If you would like to read the other parts in this article series please go to:
- Planning deployment for Windows Server 2012 (Part 1) – Installation Options
- Planning deployment for Windows Server 2012 (Part 3) – Installing Features in an Offline VHD
- Planning deployment for Windows Server 2012 (Part 4) – Remote Management
Windows Server 2012 includes a lot of new features and enhancements that will make migrating to this platform appealing to many organizations. Successful deployment starts with good planning, and it’s never too early to begin planning changes in your IT environment. And that’s what this series of articles is about.
This article was written using the Beta release of Windows Server 2012 and will be updated later if any changes are needed when the product reaches RTM.
Understanding Features on Demand
In the previous version Windows Server 2008 R2 you could choose between two different installation options: Full or Server Core. The Server Core installation option had a somewhat smaller footprint than the Full installation because it lacked a GUI and supported only a limited number of server roles and features. And once installed, a Server Core installation could not be converted to a Full one or vice versa, so you had to make your decision before deploying your servers. But as described in the first article of this series, beginning with Windows Server 2012 you can also switch between GUI (the new name for Full) and Server Core installations after deploying your servers by using the Uninstall-WindowsFeature PowerShell cmdlet. And now there’s a third installation option called Minimal Server Interface which is only available post-deployment using PowerShell.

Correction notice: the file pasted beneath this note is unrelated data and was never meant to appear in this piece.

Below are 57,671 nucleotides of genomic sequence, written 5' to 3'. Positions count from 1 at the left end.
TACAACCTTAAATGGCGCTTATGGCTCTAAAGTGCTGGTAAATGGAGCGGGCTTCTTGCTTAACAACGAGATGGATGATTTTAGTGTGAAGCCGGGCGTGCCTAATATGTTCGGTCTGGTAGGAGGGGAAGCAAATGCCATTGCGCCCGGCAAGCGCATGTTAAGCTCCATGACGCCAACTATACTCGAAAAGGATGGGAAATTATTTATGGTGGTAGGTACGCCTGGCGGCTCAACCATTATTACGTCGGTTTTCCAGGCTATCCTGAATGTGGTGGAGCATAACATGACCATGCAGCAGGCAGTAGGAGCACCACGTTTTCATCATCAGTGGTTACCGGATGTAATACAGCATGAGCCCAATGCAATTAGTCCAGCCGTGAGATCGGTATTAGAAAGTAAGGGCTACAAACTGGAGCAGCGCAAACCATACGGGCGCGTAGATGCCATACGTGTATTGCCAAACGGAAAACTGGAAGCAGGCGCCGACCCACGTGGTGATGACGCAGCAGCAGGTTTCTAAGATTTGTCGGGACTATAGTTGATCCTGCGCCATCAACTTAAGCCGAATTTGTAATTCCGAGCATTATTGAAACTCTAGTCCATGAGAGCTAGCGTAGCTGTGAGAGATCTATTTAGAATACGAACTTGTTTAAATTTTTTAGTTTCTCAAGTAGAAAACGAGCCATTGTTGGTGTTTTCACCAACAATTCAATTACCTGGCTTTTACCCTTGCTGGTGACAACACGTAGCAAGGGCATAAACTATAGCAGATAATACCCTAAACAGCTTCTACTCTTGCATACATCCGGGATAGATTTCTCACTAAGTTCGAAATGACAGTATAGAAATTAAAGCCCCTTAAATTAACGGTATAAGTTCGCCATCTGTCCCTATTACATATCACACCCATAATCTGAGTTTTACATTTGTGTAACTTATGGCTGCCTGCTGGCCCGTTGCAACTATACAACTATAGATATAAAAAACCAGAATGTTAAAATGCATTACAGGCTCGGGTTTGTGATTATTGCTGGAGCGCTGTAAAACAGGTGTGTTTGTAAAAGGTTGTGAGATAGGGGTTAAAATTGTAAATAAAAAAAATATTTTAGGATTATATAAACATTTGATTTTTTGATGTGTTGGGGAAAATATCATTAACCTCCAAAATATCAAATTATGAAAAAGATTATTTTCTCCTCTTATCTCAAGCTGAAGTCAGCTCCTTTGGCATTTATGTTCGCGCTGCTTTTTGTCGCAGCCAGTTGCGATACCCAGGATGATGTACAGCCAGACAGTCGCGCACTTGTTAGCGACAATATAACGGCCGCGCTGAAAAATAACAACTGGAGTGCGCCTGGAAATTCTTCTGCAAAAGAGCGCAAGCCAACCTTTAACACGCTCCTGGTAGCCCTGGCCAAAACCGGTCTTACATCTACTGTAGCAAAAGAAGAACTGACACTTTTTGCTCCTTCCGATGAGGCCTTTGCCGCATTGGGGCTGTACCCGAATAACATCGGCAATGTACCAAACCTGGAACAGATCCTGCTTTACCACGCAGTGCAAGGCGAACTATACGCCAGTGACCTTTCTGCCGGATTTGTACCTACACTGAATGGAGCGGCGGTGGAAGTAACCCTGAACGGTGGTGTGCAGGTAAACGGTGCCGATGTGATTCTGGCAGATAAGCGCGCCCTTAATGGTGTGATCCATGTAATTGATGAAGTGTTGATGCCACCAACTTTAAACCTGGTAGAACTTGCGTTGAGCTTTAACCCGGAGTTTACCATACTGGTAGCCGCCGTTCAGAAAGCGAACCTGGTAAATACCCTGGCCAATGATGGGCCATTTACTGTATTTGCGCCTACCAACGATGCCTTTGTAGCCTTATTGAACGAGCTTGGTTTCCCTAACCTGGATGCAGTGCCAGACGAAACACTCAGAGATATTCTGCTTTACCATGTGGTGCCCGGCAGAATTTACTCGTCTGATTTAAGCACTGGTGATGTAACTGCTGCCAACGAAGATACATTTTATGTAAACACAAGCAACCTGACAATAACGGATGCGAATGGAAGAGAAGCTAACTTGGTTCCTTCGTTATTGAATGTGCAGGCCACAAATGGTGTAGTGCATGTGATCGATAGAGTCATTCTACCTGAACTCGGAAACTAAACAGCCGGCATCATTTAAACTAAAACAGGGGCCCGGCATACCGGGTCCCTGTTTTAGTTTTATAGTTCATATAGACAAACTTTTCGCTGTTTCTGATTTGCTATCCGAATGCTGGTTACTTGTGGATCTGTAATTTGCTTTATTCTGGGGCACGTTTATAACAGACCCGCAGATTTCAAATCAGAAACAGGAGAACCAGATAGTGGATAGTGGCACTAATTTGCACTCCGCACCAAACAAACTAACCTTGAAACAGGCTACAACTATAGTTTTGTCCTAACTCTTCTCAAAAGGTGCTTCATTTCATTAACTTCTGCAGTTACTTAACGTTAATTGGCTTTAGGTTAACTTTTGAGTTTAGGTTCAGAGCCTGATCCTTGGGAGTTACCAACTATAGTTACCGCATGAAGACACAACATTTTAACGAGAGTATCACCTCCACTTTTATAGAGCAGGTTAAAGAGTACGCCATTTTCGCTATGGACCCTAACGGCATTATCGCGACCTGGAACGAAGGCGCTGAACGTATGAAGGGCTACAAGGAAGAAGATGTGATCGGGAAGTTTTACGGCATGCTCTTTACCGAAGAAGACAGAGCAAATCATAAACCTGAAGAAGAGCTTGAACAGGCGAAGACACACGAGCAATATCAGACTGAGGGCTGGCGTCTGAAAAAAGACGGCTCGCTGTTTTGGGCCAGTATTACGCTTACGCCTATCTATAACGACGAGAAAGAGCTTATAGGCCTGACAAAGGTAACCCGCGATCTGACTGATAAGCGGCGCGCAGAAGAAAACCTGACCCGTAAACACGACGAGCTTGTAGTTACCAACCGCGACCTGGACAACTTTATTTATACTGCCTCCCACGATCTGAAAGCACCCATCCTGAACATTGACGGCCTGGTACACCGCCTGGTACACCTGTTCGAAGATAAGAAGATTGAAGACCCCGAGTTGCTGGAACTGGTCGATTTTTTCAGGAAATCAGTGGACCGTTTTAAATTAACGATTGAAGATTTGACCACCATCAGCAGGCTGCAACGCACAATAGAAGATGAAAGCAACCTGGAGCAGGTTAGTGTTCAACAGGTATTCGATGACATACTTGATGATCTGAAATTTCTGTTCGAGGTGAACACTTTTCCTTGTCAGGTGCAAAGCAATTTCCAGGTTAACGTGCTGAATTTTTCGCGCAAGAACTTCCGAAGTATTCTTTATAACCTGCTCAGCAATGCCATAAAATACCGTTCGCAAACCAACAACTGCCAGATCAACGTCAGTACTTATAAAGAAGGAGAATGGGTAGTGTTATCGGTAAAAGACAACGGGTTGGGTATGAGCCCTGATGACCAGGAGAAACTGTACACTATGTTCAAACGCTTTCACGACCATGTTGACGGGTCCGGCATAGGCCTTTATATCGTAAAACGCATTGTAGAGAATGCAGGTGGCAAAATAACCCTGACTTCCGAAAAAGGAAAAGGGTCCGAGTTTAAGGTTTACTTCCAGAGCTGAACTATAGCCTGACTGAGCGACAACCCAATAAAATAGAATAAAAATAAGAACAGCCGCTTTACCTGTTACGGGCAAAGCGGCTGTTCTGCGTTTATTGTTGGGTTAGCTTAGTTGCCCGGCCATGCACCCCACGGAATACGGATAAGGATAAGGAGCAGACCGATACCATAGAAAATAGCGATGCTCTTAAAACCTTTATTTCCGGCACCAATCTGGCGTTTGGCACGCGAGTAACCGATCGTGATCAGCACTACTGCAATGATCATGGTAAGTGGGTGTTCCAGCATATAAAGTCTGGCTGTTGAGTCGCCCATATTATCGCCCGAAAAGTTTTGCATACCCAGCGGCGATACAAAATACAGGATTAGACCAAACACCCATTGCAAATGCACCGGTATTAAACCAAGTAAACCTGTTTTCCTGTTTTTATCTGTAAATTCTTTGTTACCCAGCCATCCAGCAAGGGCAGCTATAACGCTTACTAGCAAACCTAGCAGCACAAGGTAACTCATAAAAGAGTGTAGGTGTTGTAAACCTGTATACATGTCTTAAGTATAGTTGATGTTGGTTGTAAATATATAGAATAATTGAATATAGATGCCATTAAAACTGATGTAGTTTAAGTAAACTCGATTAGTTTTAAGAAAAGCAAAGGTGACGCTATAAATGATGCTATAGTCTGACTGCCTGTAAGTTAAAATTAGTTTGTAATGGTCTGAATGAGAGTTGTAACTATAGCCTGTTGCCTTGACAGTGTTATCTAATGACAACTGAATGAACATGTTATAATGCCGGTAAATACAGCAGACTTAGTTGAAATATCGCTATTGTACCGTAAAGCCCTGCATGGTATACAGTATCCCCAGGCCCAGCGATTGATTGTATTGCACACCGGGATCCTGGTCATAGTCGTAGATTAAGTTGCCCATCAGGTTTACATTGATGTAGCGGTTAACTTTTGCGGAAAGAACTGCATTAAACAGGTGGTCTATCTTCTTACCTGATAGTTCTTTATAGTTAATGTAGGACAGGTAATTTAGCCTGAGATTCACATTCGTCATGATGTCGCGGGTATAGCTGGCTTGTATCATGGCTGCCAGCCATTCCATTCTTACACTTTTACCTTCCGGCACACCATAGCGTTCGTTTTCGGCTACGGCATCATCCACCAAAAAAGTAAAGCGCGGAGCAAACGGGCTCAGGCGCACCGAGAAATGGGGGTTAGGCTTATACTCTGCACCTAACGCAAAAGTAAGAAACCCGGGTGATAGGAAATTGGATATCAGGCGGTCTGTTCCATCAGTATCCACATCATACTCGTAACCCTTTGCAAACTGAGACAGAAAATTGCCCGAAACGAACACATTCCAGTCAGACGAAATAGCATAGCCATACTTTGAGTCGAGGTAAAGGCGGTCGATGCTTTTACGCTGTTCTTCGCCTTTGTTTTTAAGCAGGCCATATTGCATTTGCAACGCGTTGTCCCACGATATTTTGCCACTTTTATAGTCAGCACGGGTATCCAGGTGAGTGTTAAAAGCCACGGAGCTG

A key benefit of the Server Core installation option in Windows Server 2008 R2 is that fewer installable server roles and features means fewer binaries on the server, which means less patch management (fewer applicable software updates). The same benefit applies to Windows Server 2012, but there’s a difference because with Windows Server 2012 you can now remove the binaries of any server roles and features that you don’t need to install on your server. For example, let’s say you want to deploy a dedicated DHCP server in your environment. Since the Server Core installation option supports this role, you deploy Windows Server 2012 using the Server Core option and you add the DHCP Server role to your installation together with any additional features needed on the server. Now, since you don’t ever plan on installing the DNS Server role on this server, you can completely remove the binaries for that role from the server. The same goes for the Active Directory Domain Services role, the Print And Document Services role, and so on.